Yesterday we noted an attack from liberals upon E. Ray Moore’s campaign for attorney general of South Carolina. At issue was the candidate’s campaign for Christian schools and Christian homeschooling. Today we need to add to our focus the other side of Moore’s uphill battle in regard to this issue, and this may just be more challenging that sniping liberals: the mainstream right and Republican establishment.
Moore reminded me a few weeks back that he had written the foreword to Steve Deace and Gregg Jackson’s book We Won’t Get Fooled Again: Where the Christian Right Went Wrong and How to Make America Right Again. I received a review copy in the mail with the note, “Read my foreword.”
I did read it, and it is probably the highlight of the whole book. What follows reveals the hard core of Moore’s Christian political philosophy. Hint: if you’re a RINO or an establishment man, or even a leader in the Christian Right, hold on to your credibility with both hands.
Moore cites a WWI general who watched in a single day 60,000 British soldier fall and said, “Nowhere have I seen such lions led by such lambs.” And from this he draws an analogy to the countless brave Christians who have fought the “culture war,” only to be sold out by the Republican establishment. Moore notes,
The lions? The dedicated and hardworking Christian activist of the modern Christian Right and pro-family movements. The lambs? Their so-called leaders.
Despite making up a solid 20 percent of the population, Christians have made little to no impact against the decline of culture during the tenure of the Christian Right. Moore laments,
It is indeed a tragedy that this great potential for good has not been effectively mobilized to reverse the moral, cultural, and political collapse of our nation, an outcome well within Christians’ grasp had they done things differently and been better led.
And how did the leadership (and much of the following as well) fail? Moore cites a lack of theological consistency:
One of the main reasons for this failure is theological, including a refusal to follow long-established biblical principles characteristic of the evangelical movement in other arenas. Sola Scriptura should be followed in the realm of public policy and politics as well as doctrine.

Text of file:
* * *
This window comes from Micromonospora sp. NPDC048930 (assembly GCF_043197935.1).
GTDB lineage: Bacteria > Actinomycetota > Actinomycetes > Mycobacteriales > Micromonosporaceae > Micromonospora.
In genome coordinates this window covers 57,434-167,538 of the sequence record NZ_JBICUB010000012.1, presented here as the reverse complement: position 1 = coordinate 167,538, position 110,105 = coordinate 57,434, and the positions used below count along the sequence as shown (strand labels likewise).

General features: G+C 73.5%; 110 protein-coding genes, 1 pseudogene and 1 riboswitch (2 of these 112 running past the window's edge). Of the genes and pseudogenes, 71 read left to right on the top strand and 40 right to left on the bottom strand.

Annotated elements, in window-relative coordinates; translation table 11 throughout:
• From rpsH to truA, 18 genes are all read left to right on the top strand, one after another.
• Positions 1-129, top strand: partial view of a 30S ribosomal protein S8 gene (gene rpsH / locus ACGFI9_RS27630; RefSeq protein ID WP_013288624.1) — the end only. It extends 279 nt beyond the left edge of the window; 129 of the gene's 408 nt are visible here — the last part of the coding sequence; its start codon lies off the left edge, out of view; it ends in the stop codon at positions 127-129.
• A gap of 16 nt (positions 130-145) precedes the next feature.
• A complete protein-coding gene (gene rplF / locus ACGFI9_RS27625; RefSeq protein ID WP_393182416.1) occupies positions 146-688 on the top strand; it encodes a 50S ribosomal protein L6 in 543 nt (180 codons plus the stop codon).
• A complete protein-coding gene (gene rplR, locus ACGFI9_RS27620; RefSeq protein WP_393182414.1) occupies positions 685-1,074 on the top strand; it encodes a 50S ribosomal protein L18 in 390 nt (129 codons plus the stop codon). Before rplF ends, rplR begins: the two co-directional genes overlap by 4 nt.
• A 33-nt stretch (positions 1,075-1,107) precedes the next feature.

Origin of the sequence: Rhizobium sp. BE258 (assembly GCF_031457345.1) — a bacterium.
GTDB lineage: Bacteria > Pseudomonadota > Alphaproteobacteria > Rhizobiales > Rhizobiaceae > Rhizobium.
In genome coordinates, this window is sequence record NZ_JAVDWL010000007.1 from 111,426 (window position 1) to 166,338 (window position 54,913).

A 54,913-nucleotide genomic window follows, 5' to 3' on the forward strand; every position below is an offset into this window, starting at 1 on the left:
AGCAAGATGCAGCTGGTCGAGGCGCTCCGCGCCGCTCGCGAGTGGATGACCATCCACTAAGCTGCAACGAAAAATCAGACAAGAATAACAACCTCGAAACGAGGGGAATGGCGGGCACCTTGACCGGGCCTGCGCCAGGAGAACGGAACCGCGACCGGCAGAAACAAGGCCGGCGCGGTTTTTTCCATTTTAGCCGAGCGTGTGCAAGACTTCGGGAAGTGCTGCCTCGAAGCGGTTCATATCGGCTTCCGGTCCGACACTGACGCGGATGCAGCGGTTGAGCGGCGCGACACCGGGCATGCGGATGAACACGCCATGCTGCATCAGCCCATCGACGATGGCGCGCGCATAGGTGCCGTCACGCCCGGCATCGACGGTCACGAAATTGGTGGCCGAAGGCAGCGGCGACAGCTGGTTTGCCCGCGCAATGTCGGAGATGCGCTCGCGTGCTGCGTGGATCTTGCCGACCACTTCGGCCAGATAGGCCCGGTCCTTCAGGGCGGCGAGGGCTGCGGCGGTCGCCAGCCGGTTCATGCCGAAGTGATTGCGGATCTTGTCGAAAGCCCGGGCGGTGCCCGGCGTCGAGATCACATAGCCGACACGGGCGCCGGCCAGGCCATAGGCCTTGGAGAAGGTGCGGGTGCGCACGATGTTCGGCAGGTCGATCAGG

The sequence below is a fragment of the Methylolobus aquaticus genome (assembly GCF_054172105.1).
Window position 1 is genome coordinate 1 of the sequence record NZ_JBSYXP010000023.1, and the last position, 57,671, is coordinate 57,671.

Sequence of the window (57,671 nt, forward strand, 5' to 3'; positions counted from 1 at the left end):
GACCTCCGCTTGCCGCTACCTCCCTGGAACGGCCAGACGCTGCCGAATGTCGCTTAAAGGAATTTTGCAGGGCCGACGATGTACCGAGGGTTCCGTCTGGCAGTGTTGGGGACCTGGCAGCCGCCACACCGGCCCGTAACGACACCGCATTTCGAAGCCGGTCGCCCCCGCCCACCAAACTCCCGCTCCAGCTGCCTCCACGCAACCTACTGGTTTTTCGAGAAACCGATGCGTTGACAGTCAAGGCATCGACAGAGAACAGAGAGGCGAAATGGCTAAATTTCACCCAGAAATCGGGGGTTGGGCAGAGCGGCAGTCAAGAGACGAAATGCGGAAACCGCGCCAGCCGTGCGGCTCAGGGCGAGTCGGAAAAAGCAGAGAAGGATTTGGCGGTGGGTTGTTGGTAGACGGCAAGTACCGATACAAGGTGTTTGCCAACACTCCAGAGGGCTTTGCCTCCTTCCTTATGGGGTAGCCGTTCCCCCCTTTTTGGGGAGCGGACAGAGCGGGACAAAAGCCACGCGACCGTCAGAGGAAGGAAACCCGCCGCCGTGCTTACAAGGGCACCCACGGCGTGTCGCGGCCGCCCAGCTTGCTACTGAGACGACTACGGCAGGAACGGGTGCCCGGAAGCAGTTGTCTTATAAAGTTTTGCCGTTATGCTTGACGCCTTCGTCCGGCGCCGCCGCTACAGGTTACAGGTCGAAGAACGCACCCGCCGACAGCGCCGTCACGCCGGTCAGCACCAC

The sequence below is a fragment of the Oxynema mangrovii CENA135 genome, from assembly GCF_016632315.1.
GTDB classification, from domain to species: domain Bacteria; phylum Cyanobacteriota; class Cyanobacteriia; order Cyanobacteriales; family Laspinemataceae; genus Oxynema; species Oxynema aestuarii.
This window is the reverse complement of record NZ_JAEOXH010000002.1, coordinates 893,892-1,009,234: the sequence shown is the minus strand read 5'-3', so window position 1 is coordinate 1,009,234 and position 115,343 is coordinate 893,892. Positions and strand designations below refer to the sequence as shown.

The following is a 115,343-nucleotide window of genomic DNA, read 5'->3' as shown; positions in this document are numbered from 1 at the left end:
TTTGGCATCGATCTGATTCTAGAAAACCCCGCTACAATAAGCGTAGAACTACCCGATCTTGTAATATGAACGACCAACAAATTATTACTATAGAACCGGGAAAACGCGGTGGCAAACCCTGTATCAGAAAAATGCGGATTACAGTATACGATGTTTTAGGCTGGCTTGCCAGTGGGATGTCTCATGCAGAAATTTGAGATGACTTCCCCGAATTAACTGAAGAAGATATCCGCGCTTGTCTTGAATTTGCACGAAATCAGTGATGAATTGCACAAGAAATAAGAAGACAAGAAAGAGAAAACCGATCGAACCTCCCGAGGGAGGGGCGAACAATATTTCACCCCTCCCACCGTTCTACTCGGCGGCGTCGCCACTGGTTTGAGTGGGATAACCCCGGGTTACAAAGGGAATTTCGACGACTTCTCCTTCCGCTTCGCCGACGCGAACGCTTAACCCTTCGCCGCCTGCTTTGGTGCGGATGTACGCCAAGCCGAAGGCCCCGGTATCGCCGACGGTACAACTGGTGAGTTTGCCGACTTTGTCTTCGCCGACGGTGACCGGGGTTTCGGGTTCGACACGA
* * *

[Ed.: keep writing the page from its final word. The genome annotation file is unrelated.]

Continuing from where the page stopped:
Has this not been the case?
But no, many Christian Right leaders are supremely pragmatic and operate under the lesser-of-two-evils approach when deciding between candidates and issues. . . .
As Paul says in Romans 10:3, it’s a case of “Going about to establish their own righteousness, but have not submitted themselves to the righteousness of God.”
In short, the so-called “Christian Right” has refused to remain “Christian” when it gets politically “Right.” Moore explains,
It grieves me to say it, but it appears that many of our Christian Right and pro-family leaders have been naïve and vulnerable to the con artistry of the political establishment in Washington, and especially of the Republican Party. The GOP now has a virtual lock on the Christian and pro-family voter, while doing little to further their agenda except dropping rhetorical crumbs from the table from time to time.
He goes on to explain how this is carried out, and how it neutralizes Christian activism with lies in the name of its own values. The following lesson is highly important:
The Republican Party has become a master at fooling Christian leaders into thinking they make a difference and are important players in Washington politics. In turn, our so-called leaders have tried to con the average evangelical Christian voter and contributor with reports of energetic political and lobbying activities, even though these activities do nothing to arrest the moral, cultural, and political rot.
There is only one way to begin reversing this problem, if indeed it can be reversed, and that is hard-core, no-compromise Christian activism, beginning with Christian faith:
We must start with repentance followed by intercessory prayer. Then we must recover a sound Christian worldview and apply it in all areas, in public policy and political activity as well as in ecclesiastical activity. We need a renewed vision of effective Christian action and service at all levels, in the hearts of those who aspire to lead, among pastors, and especially in the Christian people who support them.
A hearty “Amen” to that.